Wednesday, September 28, 2016

Earth Etude for Elul 26: You Were Wrong

by Ben Weilerstein

I

You were wrong about environmentalism, man, no that’s not what I think no, I’m not really an environmentalist because if I say I am you’ll say in your head I’m saying things you don’t think need to be said, out loud, at all so, no, I’m not an environmentalist and I don’t feel a rush of flight, of my heels lifting up off the ground when I recycle a plastic bottle not like I do when I recite over and over again until it doesn’t leave my head for years,  “stop! the! pipeline!”

or something like that, y’know my voice woven into hundreds and thousands of others because dammit this isn’t about me

this isn’t about me, maybe you can tell I’m tired because wouldn’t it be nice if I could just lie down and rest in a bed of moss like I liked to imagine when I was younger and

I wouldn’t have to keep telling you and them and everybody else that I’m not really into the environment and what even is the environment and I could stand on top of a wind-whipped rainswept mountain up north and let my heels lift higher than I thought they could and god please could I now

maybe I can’t tell you I’m tired because you’re tired of other tired people telling you what to do all day and shit, man, that’s tiring, too

II

maybe I didn’t listen enough

maybe I didn’t ask you to listen to me enough, not to my words, no, to me, because if I did I thought you wouldn’t want to and then I didn’t know how you would know you were listened to and heard and then I don’t know what you would do

maybe it’s hard to care and nobody cared to teach us how and no matter how high my feet fly it still won’t heal me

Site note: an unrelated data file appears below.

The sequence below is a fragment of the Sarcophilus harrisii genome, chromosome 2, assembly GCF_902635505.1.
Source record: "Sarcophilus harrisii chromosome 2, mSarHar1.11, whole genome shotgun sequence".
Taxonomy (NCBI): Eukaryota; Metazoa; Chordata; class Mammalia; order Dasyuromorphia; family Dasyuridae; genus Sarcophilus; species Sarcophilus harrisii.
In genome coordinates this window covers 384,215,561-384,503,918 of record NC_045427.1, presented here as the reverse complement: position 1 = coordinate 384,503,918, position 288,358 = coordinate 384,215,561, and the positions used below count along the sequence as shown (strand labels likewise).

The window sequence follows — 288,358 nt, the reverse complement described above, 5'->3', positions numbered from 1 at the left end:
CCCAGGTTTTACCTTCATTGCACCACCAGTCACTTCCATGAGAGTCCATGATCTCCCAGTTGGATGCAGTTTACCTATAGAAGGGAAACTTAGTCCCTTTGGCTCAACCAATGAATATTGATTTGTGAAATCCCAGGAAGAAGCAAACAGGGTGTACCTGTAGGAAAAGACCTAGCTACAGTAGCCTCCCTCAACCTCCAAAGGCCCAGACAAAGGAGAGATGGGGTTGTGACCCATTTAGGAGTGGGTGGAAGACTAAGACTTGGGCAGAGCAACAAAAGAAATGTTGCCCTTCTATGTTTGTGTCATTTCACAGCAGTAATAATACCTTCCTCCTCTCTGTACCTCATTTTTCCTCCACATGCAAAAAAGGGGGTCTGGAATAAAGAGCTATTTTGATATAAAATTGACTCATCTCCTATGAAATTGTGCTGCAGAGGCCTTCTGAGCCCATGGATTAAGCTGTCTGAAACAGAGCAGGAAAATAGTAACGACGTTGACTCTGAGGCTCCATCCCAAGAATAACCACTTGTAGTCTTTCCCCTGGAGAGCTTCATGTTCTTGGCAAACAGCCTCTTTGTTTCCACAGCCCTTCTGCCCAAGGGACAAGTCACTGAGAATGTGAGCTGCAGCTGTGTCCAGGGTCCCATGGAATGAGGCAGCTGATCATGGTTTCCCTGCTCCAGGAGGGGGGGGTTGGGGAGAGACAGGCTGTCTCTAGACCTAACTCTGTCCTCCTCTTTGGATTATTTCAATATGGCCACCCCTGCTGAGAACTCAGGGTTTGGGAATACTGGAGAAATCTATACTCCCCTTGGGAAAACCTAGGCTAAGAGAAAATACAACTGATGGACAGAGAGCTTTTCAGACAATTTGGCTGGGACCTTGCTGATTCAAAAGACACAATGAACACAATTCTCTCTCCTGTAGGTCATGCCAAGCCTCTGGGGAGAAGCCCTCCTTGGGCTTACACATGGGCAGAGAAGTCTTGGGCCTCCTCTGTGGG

III

I’m writing this on a train after work.

After seeing a replica of my hometown where the football field was the same and the old train station and the new train station were the same and grass clippings still fresh and drying smelled exactly the same and if you just squinted the right way in the right corners the sunset could take your breath away, but those fields and lawns and the bodies among them were deep in a different nightmare where everything was poison,

where the streets were filled with poison and the shortcuts kids took to get to school, or even better, out of it, were covered in puddles of poison as colorful as the graffiti lining our shortcut but so much better at killing,

where many days many years ago a father came home from work at the chemical dye plant sweating in color, his body releasing the poison it absorbed that day,

where everybody knows somebody who died, preventably, of cancer.

I’m writing this on a train after work.

Two people were fighting and then hugging, and crying and hugging. They ran off the train together.

IV

I love you, I think.

I love you as much as any friend anyway

and for the sake of my heels I hope that’s a hell of a lot.


Ben Weilerstein is Toxics Action Center’s Eastern Massachusetts and Rhode Island Organizer. Originally from the suburbs of Philadelphia, the Greater Boston area became home for Ben when he studied at Tufts University. There, he spent some of his time completing a BS in Chemistry and most of his time organizing around fossil fuel divestment and other climate justice issues. His organizing experience also includes completion of a Climate Summer internship, during which he helped organize communities in Western Massachusetts to stop a fracked gas pipeline. Ben is currently a JOIN for Justice Fellow. Ben is based in the Boston and Providence offices, where he helps communities organize to protect their health and the environment.


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